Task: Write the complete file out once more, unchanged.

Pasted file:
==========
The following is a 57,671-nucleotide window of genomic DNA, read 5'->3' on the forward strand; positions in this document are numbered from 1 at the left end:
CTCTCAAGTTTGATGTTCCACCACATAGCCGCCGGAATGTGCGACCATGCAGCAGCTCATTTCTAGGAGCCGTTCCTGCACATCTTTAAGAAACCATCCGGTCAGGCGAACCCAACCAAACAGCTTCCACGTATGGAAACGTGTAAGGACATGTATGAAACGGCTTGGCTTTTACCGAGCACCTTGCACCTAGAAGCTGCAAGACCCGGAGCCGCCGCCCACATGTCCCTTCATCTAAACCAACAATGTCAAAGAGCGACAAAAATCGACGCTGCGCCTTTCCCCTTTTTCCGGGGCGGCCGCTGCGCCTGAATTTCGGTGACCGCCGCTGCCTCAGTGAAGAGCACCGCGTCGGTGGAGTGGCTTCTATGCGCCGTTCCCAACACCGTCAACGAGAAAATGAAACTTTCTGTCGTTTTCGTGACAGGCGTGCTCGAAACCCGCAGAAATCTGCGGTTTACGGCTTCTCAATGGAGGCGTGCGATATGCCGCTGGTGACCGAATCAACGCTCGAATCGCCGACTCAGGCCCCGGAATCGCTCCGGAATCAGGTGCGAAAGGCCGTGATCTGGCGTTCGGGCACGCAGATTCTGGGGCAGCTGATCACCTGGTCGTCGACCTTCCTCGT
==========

The following is a 57,671-nucleotide window of genomic DNA, read 5'->3' on the forward strand; positions in this document are numbered from 1 at the left end:
CTCTCAAGTTTGATGTTCCACCACATAGCCGCCGGAATGTGCGACCATGCAGCAGCTCATTTCTAGGAGCCGTTCCTGCACATCTTTAAGAAACCATCCGGTCAGGCGAACCCAACCAAACAGCTTCCACGTATGGAAACGTGTAAGGACATGTATGAAACGGCTTGGCTTTTACCGAGCACCTTGCACCTAGAAGCTGCAAGACCCGGAGCCGCCGCCCACATGTCCCTTCATCTAAACCAACAATGTCAAAGAGCGACAAAAATCGACGCTGCGCCTTTCCCCTTTTTCCGGGGCGGCCGCTGCGCCTGAATTTCGGTGACCGCCGCTGCCTCAGTGAAGAGCACCGCGTCGGTGGAGTGGCTTCTATGCGCCGTTCCCAACACCGTCAACGAGAAAATGAAACTTTCTGTCGTTTTCGTGACAGGCGTGCTCGAAACCCGCAGAAATCTGCGGTTTACGGCTTCTCAATGGAGGCGTGCGATATGCCGCTGGTGACCGAATCAACGCTCGAATCGCCGACTCAGGCCCCGGAATCGCTCCGGAATCAGGTGCGAAAGGCCGTGATCTGGCGTTCGGGCACGCAGATTCTGGGGCAGCTGATCACCTGGTCGTCGACCTTCCTCGT